IF by "multichannel" one means 5.1-and-7.1-only, because
5.1-and-7.1 is all that has always existed , ...

The point is, I myself and 5 other people don't back lousy specifications nor lazy implementations End-Of-OT.
filler56789 is offline   Reply With Quote
Old 25th April 2015, 14:00   #46  |  Link
Ghitulescu
Registered User
 
Ghitulescu's Avatar
 
Join Date: Mar 2009
Location: Germany
Posts: 5,624
I belong to the school of thought that hardware players MUST be entrusted with playing files. Whereas computers only to proces the raw files to feed the former.

My lifetime experience showed me that people that entrust their work to software players do not benefit from the high quality of standalones and are forced to reencode the files every time the software player is changed. I ahd to do this only when the (industry) standards changed (they allow for one generation "legacy" - eg DVD players could play VCDs, BD players could play DVDs (but no VCDs) and so on).

For me it is very important to stay within indsutry standards. And one workaround (thanks again Tebasuna) is to add muted channels where the HW players expect them.
__________________
Born in the USB (not USA)
Ghitulescu is offline   Reply With Quote
Old 25th April 2015, 19:09   #47  |  Link
hello_hello
Registered User
 
Join Date: Mar 2011
Posts: 3,969
Quote:
Originally Posted by filler56789 View Post
It all depends on the definition of "multichannel" which one decides to accept.
How's that? You claimed AAC isn't adequate for multi-channel encoding based on your particular definition of multi-channel and I pointed out it appears using the same definition hardware players aren't adequate either.

Quote:
Originally Posted by filler56789 View Post
IF by "multichannel" one means 5.1-and-7.1-only, because 5.1-and-7.1 is all that has always existed
No I'm pretty sure multi-channel also includes all the additional multi-channel layouts AAC supports, and the lack of support for a couple of old formats doesn't change the definition.

Quote:
Originally Posted by filler56789 View Post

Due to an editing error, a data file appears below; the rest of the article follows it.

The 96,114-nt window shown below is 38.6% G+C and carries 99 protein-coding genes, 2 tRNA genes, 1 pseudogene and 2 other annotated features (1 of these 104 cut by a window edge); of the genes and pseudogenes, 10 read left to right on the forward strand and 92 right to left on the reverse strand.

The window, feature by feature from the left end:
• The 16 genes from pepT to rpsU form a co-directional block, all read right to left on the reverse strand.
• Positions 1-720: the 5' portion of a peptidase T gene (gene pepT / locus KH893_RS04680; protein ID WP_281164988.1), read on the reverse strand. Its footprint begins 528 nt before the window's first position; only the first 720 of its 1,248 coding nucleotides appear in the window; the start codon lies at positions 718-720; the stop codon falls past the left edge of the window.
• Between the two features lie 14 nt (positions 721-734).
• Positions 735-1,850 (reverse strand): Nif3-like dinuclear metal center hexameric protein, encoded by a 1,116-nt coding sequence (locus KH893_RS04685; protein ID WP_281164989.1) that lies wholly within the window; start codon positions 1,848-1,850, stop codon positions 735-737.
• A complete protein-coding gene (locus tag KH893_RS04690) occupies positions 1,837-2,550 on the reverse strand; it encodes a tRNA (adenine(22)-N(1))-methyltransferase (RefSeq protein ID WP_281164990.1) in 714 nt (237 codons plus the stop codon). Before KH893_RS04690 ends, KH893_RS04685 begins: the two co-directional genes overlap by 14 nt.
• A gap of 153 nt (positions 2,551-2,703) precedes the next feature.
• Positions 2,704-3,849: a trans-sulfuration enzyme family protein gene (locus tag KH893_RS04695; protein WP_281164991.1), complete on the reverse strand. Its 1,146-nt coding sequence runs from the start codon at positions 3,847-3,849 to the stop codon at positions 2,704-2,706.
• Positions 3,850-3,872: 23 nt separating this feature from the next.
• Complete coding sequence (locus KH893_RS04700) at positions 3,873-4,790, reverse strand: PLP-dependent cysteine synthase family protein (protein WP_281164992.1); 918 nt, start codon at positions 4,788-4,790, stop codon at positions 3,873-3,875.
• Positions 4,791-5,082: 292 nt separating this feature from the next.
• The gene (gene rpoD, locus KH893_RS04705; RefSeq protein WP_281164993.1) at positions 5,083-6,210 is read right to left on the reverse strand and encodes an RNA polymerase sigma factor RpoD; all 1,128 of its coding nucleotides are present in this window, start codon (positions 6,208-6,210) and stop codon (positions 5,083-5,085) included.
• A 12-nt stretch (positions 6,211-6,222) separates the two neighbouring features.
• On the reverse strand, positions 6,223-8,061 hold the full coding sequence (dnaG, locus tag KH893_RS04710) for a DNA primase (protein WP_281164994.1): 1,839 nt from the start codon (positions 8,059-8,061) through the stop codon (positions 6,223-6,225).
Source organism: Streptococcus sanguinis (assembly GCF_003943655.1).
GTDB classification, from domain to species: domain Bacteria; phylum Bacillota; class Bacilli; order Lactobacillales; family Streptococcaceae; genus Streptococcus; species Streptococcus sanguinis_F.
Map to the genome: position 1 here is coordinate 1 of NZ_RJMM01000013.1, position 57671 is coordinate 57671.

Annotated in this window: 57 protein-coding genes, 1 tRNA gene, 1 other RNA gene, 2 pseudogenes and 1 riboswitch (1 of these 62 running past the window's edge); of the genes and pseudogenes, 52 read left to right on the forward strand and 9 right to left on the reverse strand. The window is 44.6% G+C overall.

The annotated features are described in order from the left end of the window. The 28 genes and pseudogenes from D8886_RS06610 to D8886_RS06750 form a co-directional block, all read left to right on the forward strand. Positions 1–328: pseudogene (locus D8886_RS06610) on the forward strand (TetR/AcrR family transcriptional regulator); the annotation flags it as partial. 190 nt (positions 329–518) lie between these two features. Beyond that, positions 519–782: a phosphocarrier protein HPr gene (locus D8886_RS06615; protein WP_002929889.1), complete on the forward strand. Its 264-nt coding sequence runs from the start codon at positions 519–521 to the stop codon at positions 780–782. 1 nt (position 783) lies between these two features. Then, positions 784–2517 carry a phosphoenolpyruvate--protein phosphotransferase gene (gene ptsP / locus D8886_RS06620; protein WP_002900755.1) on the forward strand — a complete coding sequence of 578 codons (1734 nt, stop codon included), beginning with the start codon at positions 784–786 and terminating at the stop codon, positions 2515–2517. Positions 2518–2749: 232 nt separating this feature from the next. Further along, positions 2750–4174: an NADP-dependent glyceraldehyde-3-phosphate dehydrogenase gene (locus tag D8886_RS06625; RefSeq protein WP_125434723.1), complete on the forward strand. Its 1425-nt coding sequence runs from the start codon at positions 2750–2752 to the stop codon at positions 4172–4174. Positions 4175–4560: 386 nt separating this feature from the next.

The point is, I myself and 5 other people don't back lousy specifications nor lazy implementations
Is that like not being willing to buy a turntable because it won't play old 78rpm records even though you don't actually own any old 78rpm records or do you have an extensive collection of 2.1ch/3.1ch/4.1 channel audio you need to convert?

Last edited by hello_hello; 25th April 2015 at 20:16.
hello_hello is offline   Reply With Quote
Old 25th April 2015, 20:14   #48  |  Link
hello_hello
Registered User
 
Join Date: Mar 2011
Posts: 3,969
Quote:
Originally Posted by Ghitulescu View Post
I belong to the school of thought that hardware players MUST be entrusted with playing files. Whereas computers only to proces the raw files to feed the former.
That's the double standard we've all come to admire. You must use a hardware player for playing files but if it won't, process them with a PC so it can, but don't play them with a PC because the hardware player is still somehow better. Or something.....

Quote:
Originally Posted by Ghitulescu View Post
My lifetime experience showed me that people that entrust their work to software players do not benefit from the high quality of standalones and are forced to reencode the files every time the software player is changed. I ahd to do this only when the (industry) standards changed (they allow for one generation "legacy" - eg DVD players could play VCDs, BD players could play DVDs (but no VCDs) and so on).
Seriously? I'm calling bullshit.
Can you name one commonly used file/codec and software combination to which that would apply? Just one example? Why on earth would you change software players if it means not being able to play your files? And where did the old software player go?
Every single video file on my hard drive plays using the current version of MPC-HC and VLC and some date back to 2003.

If you encode you might want to re-encode with each new generation of codec, but that probably only happens at about the same rate of change as it does for industry standard formats.

Quote:
Originally Posted by Ghitulescu View Post
For me it is very important to stay within indsutry standards.
And you don't see the irony of it being important to you mostly because you use industry standard players?

Quote:
Originally Posted by Ghitulescu View Post
And one workaround (thanks again Tebasuna) is to add muted channels where the HW players expect them.
Could you clarify...... the 4.1ch audio from your audio DVDs..... how many generations old is it? It's just that using a PC to convert it to a different format compatible with your current hardware seems to completely contradict your entire post. Where did your one generation of legacy support go?

Not that I've got any issue with changing formats, only the ridiculous justifications you've offered with it.

Last edited by hello_hello; 27th April 2015 at 15:26.
hello_hello is offline   Reply With Quote
Old 25th April 2015, 20:52   #49  |  Link
filler56789
SuperVirus
 
filler56789's Avatar
 
Join Date: Jun 2012
Location: Antarctic Japan
Posts: 915
@hello_hello: I did NOT disagree with you (or with myself) about that topic.
I just thought your « » was rather misplaced
But this is just my stupid opinion, of course